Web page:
Wednesday, July 1, 2009

Literacy Isn't Enough: 21st Century Fluency For the Digital Age

Teachers should ask, "Why are students here?" "How is the world changing?" "How can we help prepare our students for successful futures?" The world has changed and will continue to change at an exponential rate. It won't stop changing, so we need to reassess what we need to do in education to make sure that our students have the necessary skills. Traditionally literacy is no longer enough. We must move beyond and equip students with 21st century skills.

There are 5 Skills:

1. Obsolete Skills: May have been relevant at one time, but are no longer relevant.

2. Traditional Skills: Once very important, but not quite as important now. They aren’t essential, but they do still have some value. For example, handwriting.

3. Traditional Literacy Skills: Reading, writing, numeracy, face to face skills. Fundamental skills needed to transport skills from one generation to the next. They are essential and meed to continue to be taught.

4. Traditional Skills with Increased Emphasis: Problem solving, graphic design. They are not new, but there is an increase in the emphasis due to digital media.

5. New Skills: Unique to the Digital Age. Social networking, on-line skills.

Students need to build a set of skills to move forward. Students can’t be just good consumers as they may have been in the past, rather they must also be good producers of content. Called prosumers these students need to simultaneously be consumers and producers. "What world are we preparing our students for?" "Their future or our past?" If kids leave the school without 21st century skills, they won’t be ready for our global marketplace.

Students must have the traditional literacy skills, while at the same time developing fluencys, or unconscious skills--sort of like riding a bike. There are three fluencys; Technology, Media, and Information.

1. Technological fluency: Students must have the transparent use of digital tools which focus on the head ware not the hardware.

2. Media fluency: Students must be able to look critically at media sources (blogs, wikis, tv shows) and how the information is influencing their opinions. Students must be able to use the most appropriate media to get their message across. Digital natives look like they have media skills but they have huge gaps in knowledge. We need to have students producing products, at all grade levels, all students.

3. Information Fluency : Students need the ability to unconsciously and intuitively get the essential message. They must be able to ask good questions, get answers and acquire the information. Digital resources are the raw materials, rather than the traditional paper based materials. Students must be able to analyze and synthesize. They need to be able to ask, acquire, analyze, apply (within the context of real life), and assess (on the product and the process. This is a cyclical.

What is our job?
We must progressively withdraw from our student lives teaching them to be independent self-directed learners. To often we teach them to rely on us for information fostering the dependency. Our role needs to be facilitator of learning, because information and data is growing exponentially. Teachers can't be experts in all areas, so we need to teach students to be thinkers and researchers and problem solvers. The digital natives of today are completely different and not the students we were trained to teach. If we want success, we must give them assignments that require thought.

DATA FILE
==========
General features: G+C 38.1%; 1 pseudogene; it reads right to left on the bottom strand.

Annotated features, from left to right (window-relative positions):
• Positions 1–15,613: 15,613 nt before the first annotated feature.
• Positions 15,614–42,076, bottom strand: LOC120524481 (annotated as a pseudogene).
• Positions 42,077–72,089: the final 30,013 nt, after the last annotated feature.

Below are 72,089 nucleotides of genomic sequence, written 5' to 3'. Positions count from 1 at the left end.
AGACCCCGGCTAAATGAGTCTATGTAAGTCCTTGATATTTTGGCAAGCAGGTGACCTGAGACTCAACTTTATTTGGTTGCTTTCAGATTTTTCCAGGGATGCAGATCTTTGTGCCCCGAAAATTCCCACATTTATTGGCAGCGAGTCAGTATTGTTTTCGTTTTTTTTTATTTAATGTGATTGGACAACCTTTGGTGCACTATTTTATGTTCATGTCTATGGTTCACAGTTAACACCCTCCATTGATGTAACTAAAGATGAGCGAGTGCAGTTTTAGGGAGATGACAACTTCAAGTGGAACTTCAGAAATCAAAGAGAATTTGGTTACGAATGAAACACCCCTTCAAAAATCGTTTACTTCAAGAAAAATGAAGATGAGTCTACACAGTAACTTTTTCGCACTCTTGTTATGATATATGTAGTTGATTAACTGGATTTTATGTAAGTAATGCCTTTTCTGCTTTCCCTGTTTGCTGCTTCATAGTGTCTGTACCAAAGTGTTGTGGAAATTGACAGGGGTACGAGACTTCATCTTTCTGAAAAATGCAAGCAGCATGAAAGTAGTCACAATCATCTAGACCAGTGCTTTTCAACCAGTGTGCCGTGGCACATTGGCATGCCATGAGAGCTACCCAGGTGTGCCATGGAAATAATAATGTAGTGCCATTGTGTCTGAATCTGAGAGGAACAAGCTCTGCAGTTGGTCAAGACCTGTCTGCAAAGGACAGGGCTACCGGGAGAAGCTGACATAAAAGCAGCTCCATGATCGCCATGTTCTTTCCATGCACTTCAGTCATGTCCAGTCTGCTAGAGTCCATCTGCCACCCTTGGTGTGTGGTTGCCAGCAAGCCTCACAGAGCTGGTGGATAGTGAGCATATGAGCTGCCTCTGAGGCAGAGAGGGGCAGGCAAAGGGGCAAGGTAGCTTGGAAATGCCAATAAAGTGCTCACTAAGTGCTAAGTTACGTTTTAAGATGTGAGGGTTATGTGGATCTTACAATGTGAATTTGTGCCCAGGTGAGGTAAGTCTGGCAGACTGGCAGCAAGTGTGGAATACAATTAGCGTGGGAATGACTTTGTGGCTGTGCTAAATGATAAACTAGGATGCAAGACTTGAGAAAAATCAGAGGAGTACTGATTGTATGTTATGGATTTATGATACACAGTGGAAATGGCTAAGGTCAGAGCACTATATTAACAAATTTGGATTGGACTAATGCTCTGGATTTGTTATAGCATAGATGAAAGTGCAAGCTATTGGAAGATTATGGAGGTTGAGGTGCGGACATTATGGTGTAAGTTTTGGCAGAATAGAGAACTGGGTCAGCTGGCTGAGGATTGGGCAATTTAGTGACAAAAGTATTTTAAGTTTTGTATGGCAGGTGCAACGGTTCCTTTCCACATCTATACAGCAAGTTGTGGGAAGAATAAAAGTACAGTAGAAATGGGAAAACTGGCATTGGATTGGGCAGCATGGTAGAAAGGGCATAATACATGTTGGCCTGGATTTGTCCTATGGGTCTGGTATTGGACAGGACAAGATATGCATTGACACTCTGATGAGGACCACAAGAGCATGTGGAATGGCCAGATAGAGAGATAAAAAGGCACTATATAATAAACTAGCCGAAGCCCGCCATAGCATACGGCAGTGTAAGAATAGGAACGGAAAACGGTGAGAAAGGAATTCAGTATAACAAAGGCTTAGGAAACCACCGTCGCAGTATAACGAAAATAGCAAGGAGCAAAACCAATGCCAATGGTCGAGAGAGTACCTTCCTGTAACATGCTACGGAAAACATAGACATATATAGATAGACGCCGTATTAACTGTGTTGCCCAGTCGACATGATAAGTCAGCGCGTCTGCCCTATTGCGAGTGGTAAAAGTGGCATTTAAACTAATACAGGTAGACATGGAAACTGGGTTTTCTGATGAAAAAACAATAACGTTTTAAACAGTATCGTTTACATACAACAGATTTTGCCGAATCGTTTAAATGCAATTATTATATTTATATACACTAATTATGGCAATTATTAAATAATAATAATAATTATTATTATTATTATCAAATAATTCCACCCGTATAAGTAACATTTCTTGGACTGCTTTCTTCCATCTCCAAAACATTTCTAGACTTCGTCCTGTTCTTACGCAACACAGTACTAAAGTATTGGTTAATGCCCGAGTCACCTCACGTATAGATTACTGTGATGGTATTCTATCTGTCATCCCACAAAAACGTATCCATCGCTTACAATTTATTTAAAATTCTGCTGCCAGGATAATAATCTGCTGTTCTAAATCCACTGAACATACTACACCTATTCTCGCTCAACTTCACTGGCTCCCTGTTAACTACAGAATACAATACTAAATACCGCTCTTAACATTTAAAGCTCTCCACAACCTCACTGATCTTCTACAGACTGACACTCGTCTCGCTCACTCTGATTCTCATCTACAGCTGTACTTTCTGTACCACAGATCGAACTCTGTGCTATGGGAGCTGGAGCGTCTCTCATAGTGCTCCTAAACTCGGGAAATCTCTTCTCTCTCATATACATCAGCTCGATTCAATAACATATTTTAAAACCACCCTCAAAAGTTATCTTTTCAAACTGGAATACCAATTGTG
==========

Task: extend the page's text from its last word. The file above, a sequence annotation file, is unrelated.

Where do we go from here?
Visit this site or
Email and in the subject line say, "I need to be committed."


Mrs. Snead said...

I am finding this very interesting. Hopefully, I am not so far behind. I still have so much to learn.

Thanks for going to retrieve all this information.

Anonymous said...

I find this interesting too!
We do need to prepare our children for the 21st Century Fluency for the Digital Age. It is so much fun to learn about all the resources to help prepare our students to be success.
Thanks for sharing!

Debbie R. said...

I am in complete agreement with what our jobs need to be as far as teaching students to become more independent,self-directed learners. My question is where do students with learning disabilities fit in? How do we teach them to be independent thinkers and problem solvers? These students may not necessarily be going into the global marketplace, but they are part of this generation. So how do we best equip them in the three fluencys?

Suzanne said...

I agree that having more conversation about students with disabilities and what we can do to best equip them is essential to their success. But, the fact of the matter is that every student enters the global marketplace whether they are a nuclear engineer or a baggage clerk at the grocery store. They still compete for jobs to put food on the table. So, what can we do to prepare them? In my opinion, we do the same thing we do for every child. We teach them how to build relationships with their peers, be responsible citizens, be reflective and self assess. We introduce them to the same tools and the same instruction as their peers. And, we give them time and differentiated instruction to help them reach the same standards.

I know this is easier said than done, but I think our ESE teachers prove year in and year out that it is achievable.

Can't wait to talk more about this.

Thanks for the comment.

Suzanne said...

We all have so much to learn, after all knowledge is growing exponenitally. We couldn't possible even understand and know a fraction of it. The thing I'm most excited about is simply diving in and learning new things. It really intrigues me. And, I know you share that same passion.